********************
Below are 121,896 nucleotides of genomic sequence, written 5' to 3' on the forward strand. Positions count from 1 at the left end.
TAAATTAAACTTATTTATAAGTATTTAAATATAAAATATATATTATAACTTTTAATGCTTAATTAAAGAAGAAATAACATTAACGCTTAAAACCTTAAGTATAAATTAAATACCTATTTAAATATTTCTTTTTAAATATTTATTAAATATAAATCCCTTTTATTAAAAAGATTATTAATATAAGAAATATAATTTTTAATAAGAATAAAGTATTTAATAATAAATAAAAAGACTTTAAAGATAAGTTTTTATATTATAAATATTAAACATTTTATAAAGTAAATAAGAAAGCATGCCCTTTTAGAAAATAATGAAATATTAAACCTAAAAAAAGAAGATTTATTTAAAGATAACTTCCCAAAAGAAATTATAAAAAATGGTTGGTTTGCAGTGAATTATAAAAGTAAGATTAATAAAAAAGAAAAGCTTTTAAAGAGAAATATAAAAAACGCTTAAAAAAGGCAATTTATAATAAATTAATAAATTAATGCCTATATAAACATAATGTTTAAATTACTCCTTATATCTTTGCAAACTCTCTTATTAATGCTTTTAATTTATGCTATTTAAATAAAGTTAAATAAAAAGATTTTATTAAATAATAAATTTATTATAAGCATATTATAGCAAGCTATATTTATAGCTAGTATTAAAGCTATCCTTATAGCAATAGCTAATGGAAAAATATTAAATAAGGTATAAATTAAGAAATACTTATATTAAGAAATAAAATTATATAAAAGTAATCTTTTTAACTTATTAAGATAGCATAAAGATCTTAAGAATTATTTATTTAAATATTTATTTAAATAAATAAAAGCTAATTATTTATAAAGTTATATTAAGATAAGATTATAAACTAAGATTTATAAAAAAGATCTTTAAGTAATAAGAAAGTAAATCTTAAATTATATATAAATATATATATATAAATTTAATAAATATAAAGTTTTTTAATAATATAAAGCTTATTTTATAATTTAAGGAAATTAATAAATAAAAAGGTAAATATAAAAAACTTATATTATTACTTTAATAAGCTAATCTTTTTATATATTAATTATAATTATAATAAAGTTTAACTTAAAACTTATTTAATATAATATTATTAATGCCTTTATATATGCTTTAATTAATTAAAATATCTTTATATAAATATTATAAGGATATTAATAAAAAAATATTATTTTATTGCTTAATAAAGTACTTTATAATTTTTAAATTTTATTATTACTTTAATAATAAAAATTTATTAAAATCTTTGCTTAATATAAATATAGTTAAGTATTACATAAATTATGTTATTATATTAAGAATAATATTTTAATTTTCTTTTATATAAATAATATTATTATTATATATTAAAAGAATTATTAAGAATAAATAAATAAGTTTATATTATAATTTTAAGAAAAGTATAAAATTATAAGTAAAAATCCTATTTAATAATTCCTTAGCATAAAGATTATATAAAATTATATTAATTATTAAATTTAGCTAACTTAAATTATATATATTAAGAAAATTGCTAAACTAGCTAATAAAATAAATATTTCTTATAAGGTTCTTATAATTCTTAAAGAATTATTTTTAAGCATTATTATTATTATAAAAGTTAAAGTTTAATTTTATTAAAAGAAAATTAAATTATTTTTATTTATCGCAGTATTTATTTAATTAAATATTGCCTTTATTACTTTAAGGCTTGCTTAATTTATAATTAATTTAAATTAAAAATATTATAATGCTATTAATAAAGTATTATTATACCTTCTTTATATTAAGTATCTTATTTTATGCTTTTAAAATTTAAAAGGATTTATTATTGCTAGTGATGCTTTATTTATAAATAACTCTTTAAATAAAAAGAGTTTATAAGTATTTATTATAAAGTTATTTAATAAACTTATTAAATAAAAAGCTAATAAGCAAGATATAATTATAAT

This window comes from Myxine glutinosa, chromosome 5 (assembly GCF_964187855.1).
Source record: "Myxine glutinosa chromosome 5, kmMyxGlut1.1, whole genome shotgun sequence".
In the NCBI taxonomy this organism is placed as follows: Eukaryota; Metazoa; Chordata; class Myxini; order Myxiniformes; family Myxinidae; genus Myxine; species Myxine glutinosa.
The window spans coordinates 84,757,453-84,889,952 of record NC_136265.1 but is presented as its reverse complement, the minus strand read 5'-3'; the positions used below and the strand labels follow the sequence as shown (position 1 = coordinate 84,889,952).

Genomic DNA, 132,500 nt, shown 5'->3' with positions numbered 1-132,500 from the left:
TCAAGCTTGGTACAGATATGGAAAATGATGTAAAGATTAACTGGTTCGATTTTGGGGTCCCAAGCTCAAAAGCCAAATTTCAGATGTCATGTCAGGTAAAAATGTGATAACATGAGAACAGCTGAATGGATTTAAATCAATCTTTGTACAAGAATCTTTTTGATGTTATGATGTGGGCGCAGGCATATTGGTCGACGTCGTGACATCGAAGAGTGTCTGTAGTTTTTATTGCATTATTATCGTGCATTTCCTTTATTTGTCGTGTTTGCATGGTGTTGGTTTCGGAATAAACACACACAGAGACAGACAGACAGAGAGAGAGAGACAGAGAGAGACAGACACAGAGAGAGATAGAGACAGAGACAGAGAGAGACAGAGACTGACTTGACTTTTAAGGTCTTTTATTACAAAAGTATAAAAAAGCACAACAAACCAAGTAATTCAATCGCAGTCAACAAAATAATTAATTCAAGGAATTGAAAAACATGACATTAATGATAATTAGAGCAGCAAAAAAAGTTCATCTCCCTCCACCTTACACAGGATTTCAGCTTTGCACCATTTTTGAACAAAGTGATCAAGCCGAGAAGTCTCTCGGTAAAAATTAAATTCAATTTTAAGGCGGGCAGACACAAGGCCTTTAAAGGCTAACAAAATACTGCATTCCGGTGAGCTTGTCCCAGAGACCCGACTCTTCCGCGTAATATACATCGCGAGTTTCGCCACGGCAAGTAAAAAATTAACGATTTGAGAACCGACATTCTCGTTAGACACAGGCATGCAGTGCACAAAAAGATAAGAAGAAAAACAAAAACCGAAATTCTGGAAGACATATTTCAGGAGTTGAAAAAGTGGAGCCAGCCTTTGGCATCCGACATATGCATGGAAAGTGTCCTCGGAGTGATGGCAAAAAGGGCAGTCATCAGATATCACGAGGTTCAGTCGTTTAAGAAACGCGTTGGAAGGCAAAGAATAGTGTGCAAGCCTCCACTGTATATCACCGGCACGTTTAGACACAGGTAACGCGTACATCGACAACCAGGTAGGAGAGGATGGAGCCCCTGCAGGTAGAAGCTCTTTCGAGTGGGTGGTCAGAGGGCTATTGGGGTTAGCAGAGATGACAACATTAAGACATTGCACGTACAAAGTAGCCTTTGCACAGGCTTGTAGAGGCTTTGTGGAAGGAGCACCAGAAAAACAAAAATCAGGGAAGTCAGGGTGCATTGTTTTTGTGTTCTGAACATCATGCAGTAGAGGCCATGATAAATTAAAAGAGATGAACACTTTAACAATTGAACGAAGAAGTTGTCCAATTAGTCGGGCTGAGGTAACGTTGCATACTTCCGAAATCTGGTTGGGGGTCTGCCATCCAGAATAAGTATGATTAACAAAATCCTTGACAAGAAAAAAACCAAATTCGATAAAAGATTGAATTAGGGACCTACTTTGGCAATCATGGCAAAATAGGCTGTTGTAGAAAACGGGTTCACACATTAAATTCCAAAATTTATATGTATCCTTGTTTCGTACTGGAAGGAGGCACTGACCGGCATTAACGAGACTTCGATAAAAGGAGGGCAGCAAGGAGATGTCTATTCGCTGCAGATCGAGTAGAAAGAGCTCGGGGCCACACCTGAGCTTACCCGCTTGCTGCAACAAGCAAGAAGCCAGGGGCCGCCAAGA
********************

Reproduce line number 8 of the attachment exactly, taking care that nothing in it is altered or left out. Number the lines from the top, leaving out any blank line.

TCAAGCTTGGTACAGATATGGAAAATGATGTAAAGATTAACTGGTTCGATTTTGGGGTCCCAAGCTCAAAAGCCAAATTTCAGATGTCATGTCAGGTAAAAATGTGATAACATGAGAACAGCTGAATGGATTTAAATCAATCTTTGTACAAGAATCTTTTTGATGTTATGATGTGGGCGCAGGCATATTGGTCGACGTCGTGACATCGAAGAGTGTCTGTAGTTTTTATTGCATTATTATCGTGCATTTCCTTTATTTGTCGTGTTTGCATGGTGTTGGTTTCGGAATAAACACACACAGAGACAGACAGACAGAGAGAGAGAGACAGAGAGAGACAGACACAGAGAGAGATAGAGACAGAGACAGAGAGAGACAGAGACTGACTTGACTTTTAAGGTCTTTTATTACAAAAGTATAAAAAAGCACAACAAACCAAGTAATTCAATCGCAGTCAACAAAATAATTAATTCAAGGAATTGAAAAACATGACATTAATGATAATTAGAGCAGCAAAAAAAGTTCATCTCCCTCCACCTTACACAGGATTTCAGCTTTGCACCATTTTTGAACAAAGTGATCAAGCCGAGAAGTCTCTCGGTAAAAATTAAATTCAATTTTAAGGCGGGCAGACACAAGGCCTTTAAAGGCTAACAAAATACTGCATTCCGGTGAGCTTGTCCCAGAGACCCGACTCTTCCGCGTAATATACATCGCGAGTTTCGCCACGGCAAGTAAAAAATTAACGATTTGAGAACCGACATTCTCGTTAGACACAGGCATGCAGTGCACAAAAAGATAAGAAGAAAAACAAAAACCGAAATTCTGGAAGACATATTTCAGGAGTTGAAAAAGTGGAGCCAGCCTTTGGCATCCGACATATGCATGGAAAGTGTCCTCGGAGTGATGGCAAAAAGGGCAGTCATCAGATATCACGAGGTTCAGTCGTTTAAGAAACGCGTTGGAAGGCAAAGAATAGTGTGCAAGCCTCCACTGTATATCACCGGCACGTTTAGACACAGGTAACGCGTACATCGACAACCAGGTAGGAGAGGATGGAGCCCCTGCAGGTAGAAGCTCTTTCGAGTGGGTGGTCAGAGGGCTATTGGGGTTAGCAGAGATGACAACATTAAGACATTGCACGTACAAAGTAGCCTTTGCACAGGCTTGTAGAGGCTTTGTGGAAGGAGCACCAGAAAAACAAAAATCAGGGAAGTCAGGGTGCATTGTTTTTGTGTTCTGAACATCATGCAGTAGAGGCCATGATAAATTAAAAGAGATGAACACTTTAACAATTGAACGAAGAAGTTGTCCAATTAGTCGGGCTGAGGTAACGTTGCATACTTCCGAAATCTGGTTGGGGGTCTGCCATCCAGAATAAGTATGATTAACAAAATCCTTGACAAGAAAAAAACCAAATTCGATAAAAGATTGAATTAGGGACCTACTTTGGCAATCATGGCAAAATAGGCTGTTGTAGAAAACGGGTTCACACATTAAATTCCAAAATTTATATGTATCCTTGTTTCGTACTGGAAGGAGGCACTGACCGGCATTAACGAGACTTCGATAAAAGGAGGGCAGCAAGGAGATGTCTATTCGCTGCAGATCGAGTAGAAAGAGCTCGGGGCCACACCTGAGCTTACCCGCTTGCTGCAACAAGCAAGAAGCCAGGGGCCGCCAAGA